This adhoc system is, in the absence of a proper format, quite a commendable effort to rectify, at least for the time being, the deficiency of a proper chronological order.
Using the yardstick of this time measurement, the late Khaw Sia seems to fall into the category of a first generation or a pioneer Malaysian artist. He can be given a unique place in the short history of Malaysian art. At his best, his works are as near perfection as possible and seemingly above criticism. Admittedly, during his era, the main stocks in trade of the artists encompassed the normal land and seascapes, the villages, the flowers (he chose the orchids). Simplicity was the order of his day although there were already some influences of "modern" art being introduced into the country. The qualified art teachers returning home after receiving their formal art education overseas became an influential lobby group in promoting the modern art movement.
Khaw Sia was born in 1931 in China at a moment of chaos and uncertainty. There was scant attention given to the development and appreciation of the arts and aesthetic values. Nonetheless, a great man did arise in such a depressed state. He managed to obtain the right encouragement and opportunity to cultivate his artistic talent to the fullest. His works, for example, were accepted for display in London and Paris in the mid-fifties.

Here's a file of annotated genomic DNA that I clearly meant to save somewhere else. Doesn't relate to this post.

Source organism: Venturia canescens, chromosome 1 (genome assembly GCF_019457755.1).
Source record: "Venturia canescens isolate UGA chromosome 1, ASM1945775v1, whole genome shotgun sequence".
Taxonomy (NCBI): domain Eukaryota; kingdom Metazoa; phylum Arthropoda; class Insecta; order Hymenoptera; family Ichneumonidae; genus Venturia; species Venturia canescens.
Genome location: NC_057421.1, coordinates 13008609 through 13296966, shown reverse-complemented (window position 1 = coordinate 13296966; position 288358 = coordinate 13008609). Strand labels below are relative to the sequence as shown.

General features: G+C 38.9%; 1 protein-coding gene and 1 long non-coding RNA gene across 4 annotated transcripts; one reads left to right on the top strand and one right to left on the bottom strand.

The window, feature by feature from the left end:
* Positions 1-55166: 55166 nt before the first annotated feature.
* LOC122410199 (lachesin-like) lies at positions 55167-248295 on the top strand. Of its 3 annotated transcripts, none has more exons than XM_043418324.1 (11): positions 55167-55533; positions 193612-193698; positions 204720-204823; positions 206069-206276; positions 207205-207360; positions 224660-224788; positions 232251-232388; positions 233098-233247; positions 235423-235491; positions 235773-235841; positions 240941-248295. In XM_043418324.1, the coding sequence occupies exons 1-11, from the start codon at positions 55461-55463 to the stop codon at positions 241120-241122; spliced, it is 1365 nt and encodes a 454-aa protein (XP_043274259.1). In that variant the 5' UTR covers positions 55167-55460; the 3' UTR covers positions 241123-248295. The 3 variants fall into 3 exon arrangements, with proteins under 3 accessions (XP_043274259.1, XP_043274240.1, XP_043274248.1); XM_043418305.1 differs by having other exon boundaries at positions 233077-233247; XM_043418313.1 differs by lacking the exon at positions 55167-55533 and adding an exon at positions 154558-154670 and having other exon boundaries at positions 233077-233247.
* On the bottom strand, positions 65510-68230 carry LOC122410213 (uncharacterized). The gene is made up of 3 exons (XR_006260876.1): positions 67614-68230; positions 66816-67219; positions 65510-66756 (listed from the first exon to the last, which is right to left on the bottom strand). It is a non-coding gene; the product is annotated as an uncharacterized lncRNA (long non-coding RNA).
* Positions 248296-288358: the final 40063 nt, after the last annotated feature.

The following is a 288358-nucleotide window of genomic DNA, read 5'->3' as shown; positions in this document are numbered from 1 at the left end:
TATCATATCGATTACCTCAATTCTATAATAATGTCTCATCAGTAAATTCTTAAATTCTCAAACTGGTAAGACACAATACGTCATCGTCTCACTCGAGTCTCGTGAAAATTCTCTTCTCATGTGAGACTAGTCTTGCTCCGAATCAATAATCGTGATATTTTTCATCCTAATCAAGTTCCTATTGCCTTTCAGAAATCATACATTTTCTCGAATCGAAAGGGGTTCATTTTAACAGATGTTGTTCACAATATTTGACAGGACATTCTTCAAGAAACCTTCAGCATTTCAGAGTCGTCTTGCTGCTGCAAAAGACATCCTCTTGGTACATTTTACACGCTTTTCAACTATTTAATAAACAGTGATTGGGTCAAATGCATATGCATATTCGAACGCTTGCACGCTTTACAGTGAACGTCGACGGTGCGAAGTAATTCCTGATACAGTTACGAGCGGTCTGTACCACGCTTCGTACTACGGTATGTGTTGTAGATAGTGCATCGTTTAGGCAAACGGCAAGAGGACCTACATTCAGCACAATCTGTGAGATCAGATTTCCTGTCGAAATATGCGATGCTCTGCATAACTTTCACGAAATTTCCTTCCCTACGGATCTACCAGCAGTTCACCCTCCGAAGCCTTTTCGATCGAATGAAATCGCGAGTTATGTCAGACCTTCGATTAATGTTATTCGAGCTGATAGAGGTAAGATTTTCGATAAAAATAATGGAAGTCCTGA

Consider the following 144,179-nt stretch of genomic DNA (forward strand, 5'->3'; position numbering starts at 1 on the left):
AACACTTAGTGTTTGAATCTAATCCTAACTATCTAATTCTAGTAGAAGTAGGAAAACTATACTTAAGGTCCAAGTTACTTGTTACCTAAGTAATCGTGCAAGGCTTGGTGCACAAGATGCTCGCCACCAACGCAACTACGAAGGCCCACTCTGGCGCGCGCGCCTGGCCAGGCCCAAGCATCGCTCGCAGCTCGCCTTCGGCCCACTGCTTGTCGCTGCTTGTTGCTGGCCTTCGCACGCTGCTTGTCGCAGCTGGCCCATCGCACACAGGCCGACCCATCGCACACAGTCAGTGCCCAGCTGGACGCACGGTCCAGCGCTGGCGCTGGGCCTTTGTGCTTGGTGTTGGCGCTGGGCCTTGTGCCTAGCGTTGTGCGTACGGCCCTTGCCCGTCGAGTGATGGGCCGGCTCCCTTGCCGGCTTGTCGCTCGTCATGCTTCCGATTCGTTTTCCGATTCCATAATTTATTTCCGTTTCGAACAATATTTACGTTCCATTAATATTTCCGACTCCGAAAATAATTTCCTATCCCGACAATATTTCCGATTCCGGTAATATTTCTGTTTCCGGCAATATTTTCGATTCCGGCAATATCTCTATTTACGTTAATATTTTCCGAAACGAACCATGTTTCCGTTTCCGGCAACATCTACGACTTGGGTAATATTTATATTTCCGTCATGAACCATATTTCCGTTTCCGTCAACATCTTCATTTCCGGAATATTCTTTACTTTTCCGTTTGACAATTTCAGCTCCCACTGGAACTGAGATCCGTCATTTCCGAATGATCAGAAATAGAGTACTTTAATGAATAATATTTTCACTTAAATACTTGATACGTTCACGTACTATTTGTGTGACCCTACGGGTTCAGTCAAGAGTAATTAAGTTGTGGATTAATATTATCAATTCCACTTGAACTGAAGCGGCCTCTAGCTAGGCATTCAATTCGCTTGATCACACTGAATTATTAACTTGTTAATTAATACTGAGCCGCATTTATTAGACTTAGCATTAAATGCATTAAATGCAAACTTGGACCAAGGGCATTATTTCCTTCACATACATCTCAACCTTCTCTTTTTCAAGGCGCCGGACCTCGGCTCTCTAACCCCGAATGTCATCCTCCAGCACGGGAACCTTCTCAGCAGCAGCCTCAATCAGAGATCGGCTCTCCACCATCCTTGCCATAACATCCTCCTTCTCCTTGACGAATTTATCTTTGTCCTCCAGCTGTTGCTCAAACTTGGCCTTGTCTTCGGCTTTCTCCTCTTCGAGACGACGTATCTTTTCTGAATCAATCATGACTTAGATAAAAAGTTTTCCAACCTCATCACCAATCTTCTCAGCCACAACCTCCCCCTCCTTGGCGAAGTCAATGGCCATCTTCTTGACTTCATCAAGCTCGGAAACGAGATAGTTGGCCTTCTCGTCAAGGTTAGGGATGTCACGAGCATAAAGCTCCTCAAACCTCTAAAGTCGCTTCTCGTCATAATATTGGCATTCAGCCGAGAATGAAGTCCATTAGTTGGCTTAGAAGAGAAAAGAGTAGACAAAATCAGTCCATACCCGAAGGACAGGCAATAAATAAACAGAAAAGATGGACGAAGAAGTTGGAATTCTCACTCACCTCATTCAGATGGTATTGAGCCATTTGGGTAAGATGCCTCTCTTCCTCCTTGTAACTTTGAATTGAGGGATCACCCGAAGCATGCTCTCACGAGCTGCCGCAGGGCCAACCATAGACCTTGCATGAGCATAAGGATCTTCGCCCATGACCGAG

Khaw Sia's temperament and love of the water colour medium is most noticeable. He drew and painted on subjects that interested him, especially Penang landmarks and street scenes. During his travels to Europe, he drew many buildings such as churches and castles. These are faithfully captured in his personal sketch book of 31 pages, which form part of the Khaw Sia collection. Towards the later part of his life, he specialised in painting orchid flowers, revealing his love for beauty and nature. One will, furthermore, notice his “signature” represented by the dew drops resting on the leaves of the orchid plants. There are also sketches of his travels to the homes of orchid lovers, especially in Singapore. These sketches will later be transposed to his finished works. The written records in his sketches show the names of the orchids, the identity of the owners and the dates of his visits.